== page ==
Do residents of the New England actually want billions of new renewable energy developed in their region?
That's the question local federal MP Barnaby Joyce has commissioned a pollster to answer.
The New England region is slated to be home to nearly $13 billion in solar, wind and hydroelectric power generation and transmission infrastructure.
Mr Joyce said his office has long been inundated by complaints about the "visual impact" of proposed power projects across the electorate.
"I have an idea that there will be an area where there is strong support and strong objections," he said.
"We're getting a lot of people contacting our office as recently as yesterday representing groups that believe that renewable energies have their place but an excessive amount of it in a certain area produces problems.
"These people come from all sides of the political spectrum, from the Greens to what I would say is the right wing."
Both supporters and opponents of renewables routinely claim majority community support, he said.
He's even heard different people claim the same town is firmly against or in favour of development.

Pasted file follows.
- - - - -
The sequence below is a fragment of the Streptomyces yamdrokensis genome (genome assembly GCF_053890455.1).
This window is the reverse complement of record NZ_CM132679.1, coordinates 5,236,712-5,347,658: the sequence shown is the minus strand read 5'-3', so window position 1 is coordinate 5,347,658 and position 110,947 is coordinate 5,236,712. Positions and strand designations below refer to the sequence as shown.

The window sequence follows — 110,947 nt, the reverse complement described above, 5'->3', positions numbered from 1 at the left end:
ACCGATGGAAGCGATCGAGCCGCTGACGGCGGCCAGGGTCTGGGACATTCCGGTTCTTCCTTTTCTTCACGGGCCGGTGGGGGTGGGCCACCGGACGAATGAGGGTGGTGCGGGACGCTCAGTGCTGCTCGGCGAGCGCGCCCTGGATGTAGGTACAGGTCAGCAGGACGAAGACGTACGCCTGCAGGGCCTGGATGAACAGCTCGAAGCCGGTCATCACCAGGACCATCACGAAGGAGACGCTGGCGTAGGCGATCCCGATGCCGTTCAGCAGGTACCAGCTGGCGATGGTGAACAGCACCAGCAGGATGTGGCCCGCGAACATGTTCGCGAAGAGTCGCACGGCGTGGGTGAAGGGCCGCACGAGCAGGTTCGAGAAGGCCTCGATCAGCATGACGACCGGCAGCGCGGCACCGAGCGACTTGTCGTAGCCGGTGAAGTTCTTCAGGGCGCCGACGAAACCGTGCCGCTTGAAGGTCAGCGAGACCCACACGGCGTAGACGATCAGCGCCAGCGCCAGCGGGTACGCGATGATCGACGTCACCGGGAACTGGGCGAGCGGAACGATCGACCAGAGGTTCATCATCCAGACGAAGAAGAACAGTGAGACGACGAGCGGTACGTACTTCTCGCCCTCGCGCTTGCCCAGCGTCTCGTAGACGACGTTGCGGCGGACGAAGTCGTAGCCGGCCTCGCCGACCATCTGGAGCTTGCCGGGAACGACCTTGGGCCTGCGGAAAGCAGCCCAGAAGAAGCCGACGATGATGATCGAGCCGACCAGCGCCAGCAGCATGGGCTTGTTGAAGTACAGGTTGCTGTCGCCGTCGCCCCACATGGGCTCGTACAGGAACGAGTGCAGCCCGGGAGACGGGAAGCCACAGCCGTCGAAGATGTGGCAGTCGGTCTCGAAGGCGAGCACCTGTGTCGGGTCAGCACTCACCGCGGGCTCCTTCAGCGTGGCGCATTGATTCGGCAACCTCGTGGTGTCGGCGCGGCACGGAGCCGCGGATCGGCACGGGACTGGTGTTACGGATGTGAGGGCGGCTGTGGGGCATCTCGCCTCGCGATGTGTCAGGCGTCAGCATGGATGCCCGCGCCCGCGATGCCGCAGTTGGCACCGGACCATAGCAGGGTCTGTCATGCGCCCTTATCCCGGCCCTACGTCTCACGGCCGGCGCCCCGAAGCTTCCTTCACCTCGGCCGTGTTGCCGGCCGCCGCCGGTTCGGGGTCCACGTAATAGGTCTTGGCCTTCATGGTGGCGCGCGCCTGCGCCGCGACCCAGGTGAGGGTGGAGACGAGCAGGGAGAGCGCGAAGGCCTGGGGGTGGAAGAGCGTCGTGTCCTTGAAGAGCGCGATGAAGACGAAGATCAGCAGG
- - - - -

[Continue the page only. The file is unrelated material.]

"There's only one way to find out: poll the electorate," Mr Joyce said
The poll will be conducted this Wednesday evening, and the MP encouraged residents to either answer their phones or call his office to complete a survey.
The outspoken opponent of renewable energy - and equally strong supporter of nuclear and coal - said the poll wasn't intended to undermine state government plans for renewable energy in the region.
"They can do what they want. They're a power unto themselves. But you can't come up to me and say this is my decision I expect you to support it. I don't know if I should or not - let me find out," he said.
"It informs decisions; if the policy is zero emissions, how we create one with a smaller footprint that doesn't create the issues that we're now getting? To be quite frank adds to other positions, if you want zero emissions, such as nuclear, if you want more carbon-efficient emissions such as high intensity low emissions coal-fired power."
New England is the only electorate being polled.
If built out, the New England renewable energy zone would create about 2,000 construction jobs and 1,300 ongoing jobs. It would have the capacity to juice about 3.5 million homes, four times more than the giant Liddell coal-fired power station.